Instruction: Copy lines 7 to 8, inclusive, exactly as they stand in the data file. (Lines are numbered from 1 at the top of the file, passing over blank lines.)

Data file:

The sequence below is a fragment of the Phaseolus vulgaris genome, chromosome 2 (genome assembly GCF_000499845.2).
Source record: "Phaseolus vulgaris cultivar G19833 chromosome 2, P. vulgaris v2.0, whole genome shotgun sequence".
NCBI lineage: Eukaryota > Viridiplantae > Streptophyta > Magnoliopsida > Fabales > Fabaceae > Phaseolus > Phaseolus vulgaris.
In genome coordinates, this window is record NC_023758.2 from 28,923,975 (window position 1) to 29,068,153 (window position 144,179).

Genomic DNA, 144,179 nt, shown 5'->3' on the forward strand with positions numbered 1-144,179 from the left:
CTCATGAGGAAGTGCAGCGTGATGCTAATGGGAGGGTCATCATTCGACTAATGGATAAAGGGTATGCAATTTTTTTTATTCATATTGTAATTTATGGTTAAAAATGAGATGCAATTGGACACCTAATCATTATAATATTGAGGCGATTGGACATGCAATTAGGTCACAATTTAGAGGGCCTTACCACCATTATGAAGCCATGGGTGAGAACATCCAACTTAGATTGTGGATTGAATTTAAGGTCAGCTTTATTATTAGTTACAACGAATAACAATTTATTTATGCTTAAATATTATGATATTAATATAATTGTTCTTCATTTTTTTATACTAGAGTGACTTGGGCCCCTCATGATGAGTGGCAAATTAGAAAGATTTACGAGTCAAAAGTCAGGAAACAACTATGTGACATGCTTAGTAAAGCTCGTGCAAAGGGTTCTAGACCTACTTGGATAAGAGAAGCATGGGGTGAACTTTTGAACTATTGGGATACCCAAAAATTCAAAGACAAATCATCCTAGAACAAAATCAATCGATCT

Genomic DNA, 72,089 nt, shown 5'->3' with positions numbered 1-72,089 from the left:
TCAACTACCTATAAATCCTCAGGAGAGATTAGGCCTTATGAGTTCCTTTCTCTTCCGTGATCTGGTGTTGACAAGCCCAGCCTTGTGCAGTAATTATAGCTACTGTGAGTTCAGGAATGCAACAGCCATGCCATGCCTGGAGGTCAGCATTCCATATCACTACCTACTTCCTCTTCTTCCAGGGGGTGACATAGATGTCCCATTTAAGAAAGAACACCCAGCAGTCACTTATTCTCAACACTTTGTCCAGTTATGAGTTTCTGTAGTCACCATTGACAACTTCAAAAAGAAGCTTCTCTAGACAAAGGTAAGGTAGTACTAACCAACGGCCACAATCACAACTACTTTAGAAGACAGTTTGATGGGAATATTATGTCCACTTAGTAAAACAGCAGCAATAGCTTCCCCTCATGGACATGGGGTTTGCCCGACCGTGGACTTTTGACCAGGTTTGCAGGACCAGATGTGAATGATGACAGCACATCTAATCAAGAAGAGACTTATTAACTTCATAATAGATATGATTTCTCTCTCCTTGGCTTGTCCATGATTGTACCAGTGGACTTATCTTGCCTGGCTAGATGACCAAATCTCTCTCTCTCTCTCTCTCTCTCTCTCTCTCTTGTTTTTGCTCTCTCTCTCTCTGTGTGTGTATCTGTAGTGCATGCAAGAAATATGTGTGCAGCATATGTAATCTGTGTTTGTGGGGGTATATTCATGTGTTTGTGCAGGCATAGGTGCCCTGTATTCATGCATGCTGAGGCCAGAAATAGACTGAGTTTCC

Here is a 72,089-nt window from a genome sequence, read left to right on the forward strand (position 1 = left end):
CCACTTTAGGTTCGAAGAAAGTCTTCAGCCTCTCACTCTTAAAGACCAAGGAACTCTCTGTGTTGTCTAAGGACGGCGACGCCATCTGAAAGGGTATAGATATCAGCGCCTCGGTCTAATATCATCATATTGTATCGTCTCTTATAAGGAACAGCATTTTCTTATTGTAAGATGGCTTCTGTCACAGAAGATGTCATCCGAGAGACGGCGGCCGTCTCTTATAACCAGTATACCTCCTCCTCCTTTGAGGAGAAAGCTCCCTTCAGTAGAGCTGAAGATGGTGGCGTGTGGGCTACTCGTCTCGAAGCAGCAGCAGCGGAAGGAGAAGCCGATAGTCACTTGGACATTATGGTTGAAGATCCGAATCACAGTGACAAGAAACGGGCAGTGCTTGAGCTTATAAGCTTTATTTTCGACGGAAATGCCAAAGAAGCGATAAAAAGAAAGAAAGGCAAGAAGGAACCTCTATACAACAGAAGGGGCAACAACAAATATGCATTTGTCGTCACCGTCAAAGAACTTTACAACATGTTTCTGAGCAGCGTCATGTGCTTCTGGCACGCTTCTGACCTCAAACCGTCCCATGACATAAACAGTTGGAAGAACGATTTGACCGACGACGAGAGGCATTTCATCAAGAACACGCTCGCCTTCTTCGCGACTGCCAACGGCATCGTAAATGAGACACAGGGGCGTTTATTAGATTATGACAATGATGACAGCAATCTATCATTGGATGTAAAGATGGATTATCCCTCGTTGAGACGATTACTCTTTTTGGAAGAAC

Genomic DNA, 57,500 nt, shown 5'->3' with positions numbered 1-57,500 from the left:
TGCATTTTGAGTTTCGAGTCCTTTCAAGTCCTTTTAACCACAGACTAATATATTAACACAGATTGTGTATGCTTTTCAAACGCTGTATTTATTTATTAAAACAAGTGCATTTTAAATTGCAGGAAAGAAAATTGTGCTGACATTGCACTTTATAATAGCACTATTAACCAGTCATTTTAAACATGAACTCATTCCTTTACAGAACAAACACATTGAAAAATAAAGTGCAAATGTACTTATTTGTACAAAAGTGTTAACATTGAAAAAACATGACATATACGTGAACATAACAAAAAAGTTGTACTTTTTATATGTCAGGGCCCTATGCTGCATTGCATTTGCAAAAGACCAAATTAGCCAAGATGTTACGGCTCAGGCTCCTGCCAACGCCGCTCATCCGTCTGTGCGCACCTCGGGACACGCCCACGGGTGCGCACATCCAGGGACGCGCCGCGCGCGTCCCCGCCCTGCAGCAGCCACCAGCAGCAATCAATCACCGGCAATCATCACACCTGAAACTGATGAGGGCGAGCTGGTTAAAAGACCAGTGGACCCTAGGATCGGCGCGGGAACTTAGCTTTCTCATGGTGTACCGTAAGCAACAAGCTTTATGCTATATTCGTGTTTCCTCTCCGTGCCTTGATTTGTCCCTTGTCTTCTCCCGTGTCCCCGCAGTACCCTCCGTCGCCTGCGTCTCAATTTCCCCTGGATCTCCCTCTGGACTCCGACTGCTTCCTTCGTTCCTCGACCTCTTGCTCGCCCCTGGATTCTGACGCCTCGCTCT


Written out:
Genomic DNA, 72,089 nt, shown 5'->3' with positions numbered 1-72,089 from the left:
TCAACTACCTATAAATCCTCAGGAGAGATTAGGCCTTATGAGTTCCTTTCTCTTCCGTGATCTGGTGTTGACAAGCCCAGCCTTGTGCAGTAATTATAGCTACTGTGAGTTCAGGAATGCAACAGCCATGCCATGCCTGGAGGTCAGCATTCCATATCACTACCTACTTCCTCTTCTTCCAGGGGGTGACATAGATGTCCCATTTAAGAAAGAACACCCAGCAGTCACTTATTCTCAACACTTTGTCCAGTTATGAGTTTCTGTAGTCACCATTGACAACTTCAAAAAGAAGCTTCTCTAGACAAAGGTAAGGTAGTACTAACCAACGGCCACAATCACAACTACTTTAGAAGACAGTTTGATGGGAATATTATGTCCACTTAGTAAAACAGCAGCAATAGCTTCCCCTCATGGACATGGGGTTTGCCCGACCGTGGACTTTTGACCAGGTTTGCAGGACCAGATGTGAATGATGACAGCACATCTAATCAAGAAGAGACTTATTAACTTCATAATAGATATGATTTCTCTCTCCTTGGCTTGTCCATGATTGTACCAGTGGACTTATCTTGCCTGGCTAGATGACCAAATCTCTCTCTCTCTCTCTCTCTCTCTCTCTCTCTTGTTTTTGCTCTCTCTCTCTCTGTGTGTGTATCTGTAGTGCATGCAAGAAATATGTGTGCAGCATATGTAATCTGTGTTTGTGGGGGTATATTCATGTGTTTGTGCAGGCATAGGTGCCCTGTATTCATGCATGCTGAGGCCAGAAATAGACTGAGTTTCC